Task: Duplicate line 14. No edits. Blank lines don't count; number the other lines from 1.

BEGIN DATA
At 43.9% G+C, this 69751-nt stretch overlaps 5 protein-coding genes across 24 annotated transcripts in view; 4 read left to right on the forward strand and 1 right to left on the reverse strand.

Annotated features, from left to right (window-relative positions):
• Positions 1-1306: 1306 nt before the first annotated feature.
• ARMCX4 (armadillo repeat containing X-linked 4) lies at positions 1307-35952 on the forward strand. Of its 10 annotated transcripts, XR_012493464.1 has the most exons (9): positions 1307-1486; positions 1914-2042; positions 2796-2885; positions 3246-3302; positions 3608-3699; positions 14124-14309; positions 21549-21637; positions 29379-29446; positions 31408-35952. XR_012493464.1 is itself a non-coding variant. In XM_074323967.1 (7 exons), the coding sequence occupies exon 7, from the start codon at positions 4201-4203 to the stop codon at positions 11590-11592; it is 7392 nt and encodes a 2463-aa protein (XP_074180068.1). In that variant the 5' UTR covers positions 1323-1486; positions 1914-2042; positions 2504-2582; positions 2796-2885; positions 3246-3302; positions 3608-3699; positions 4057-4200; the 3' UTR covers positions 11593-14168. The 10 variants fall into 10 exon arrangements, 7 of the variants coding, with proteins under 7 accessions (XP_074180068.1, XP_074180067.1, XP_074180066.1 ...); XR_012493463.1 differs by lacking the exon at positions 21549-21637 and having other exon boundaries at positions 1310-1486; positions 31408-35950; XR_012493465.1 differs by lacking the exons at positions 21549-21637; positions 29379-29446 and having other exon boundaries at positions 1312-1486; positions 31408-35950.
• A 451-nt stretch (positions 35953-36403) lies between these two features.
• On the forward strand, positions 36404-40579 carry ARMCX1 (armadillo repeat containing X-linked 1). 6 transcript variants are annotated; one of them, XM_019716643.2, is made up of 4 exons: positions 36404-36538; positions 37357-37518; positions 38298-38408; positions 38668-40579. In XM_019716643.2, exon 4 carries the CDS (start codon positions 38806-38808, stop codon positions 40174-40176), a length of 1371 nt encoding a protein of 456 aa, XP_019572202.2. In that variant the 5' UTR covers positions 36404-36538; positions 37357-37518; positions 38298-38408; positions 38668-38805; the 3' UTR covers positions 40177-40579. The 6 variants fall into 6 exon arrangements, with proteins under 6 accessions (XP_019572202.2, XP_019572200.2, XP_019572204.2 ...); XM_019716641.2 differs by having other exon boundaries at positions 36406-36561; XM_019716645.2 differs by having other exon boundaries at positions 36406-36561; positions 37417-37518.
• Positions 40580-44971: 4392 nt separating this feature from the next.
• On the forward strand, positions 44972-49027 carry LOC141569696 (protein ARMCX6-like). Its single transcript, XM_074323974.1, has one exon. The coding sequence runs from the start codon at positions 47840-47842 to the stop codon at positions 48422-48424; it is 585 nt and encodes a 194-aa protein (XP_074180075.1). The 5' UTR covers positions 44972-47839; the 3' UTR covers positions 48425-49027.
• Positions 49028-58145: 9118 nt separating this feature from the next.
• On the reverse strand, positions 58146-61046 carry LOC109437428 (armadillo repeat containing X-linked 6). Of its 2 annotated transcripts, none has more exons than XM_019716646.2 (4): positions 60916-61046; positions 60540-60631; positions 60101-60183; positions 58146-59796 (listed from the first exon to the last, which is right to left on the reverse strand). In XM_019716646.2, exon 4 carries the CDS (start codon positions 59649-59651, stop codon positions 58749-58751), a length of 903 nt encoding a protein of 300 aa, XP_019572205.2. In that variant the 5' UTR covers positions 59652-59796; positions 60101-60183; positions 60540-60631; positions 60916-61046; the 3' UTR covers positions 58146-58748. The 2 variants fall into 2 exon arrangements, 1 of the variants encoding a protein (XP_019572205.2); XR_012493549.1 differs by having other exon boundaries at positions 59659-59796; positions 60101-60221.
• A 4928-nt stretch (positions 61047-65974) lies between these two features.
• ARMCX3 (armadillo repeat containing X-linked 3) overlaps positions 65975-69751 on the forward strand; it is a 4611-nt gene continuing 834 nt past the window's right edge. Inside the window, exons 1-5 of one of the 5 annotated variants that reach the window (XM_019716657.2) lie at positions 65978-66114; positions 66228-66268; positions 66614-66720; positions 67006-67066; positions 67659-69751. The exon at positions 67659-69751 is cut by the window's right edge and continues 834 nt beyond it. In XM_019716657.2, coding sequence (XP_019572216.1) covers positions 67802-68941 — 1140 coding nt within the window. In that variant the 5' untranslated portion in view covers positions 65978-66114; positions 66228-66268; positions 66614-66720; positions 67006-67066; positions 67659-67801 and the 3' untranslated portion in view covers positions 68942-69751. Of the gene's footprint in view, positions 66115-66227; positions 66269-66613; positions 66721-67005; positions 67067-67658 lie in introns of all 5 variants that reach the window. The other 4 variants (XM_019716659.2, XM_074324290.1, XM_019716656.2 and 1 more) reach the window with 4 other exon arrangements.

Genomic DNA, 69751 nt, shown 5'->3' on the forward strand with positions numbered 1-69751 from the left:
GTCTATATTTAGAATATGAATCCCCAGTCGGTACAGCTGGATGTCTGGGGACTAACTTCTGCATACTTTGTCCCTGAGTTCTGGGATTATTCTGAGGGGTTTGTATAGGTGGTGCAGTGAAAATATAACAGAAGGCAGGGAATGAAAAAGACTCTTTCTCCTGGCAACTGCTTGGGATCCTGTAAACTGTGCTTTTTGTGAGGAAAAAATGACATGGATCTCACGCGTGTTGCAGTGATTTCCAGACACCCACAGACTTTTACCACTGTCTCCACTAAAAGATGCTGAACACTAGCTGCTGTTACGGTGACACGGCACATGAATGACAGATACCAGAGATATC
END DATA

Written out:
GTCTATATTTAGAATATGAATCCCCAGTCGGTACAGCTGGATGTCTGGGGACTAACTTCTGCATACTTTGTCCCTGAGTTCTGGGATTATTCTGAGGGGTTTGTATAGGTGGTGCAGTGAAAATATAACAGAAGGCAGGGAATGAAAAAGACTCTTTCTCCTGGCAACTGCTTGGGATCCTGTAAACTGTGCTTTTTGTGAGGAAAAAATGACATGGATCTCACGCGTGTTGCAGTGATTTCCAGACACCCACAGACTTTTACCACTGTCTCCACTAAAAGATGCTGAACACTAGCTGCTGTTACGGTGACACGGCACATGAATGACAGATACCAGAGATATC